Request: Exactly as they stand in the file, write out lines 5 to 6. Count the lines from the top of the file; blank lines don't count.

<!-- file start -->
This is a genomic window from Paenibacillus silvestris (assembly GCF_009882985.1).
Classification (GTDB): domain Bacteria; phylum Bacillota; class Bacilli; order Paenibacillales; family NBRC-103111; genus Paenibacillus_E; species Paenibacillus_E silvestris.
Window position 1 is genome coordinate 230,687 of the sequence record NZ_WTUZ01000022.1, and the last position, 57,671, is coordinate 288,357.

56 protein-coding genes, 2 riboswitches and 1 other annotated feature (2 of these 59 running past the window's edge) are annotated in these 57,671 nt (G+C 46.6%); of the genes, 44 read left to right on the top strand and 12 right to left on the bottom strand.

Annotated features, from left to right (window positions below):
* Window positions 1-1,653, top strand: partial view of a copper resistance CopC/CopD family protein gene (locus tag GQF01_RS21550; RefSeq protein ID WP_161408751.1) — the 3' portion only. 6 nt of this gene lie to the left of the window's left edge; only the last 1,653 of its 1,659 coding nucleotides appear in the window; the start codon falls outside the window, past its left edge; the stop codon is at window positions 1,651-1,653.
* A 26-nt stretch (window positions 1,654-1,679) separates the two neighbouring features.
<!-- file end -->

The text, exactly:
Annotated features, from left to right (window positions below):
* Window positions 1-1,653, top strand: partial view of a copper resistance CopC/CopD family protein gene (locus tag GQF01_RS21550; RefSeq protein ID WP_161408751.1) — the 3' portion only. 6 nt of this gene lie to the left of the window's left edge; only the last 1,653 of its 1,659 coding nucleotides appear in the window; the start codon falls outside the window, past its left edge; the stop codon is at window positions 1,651-1,653.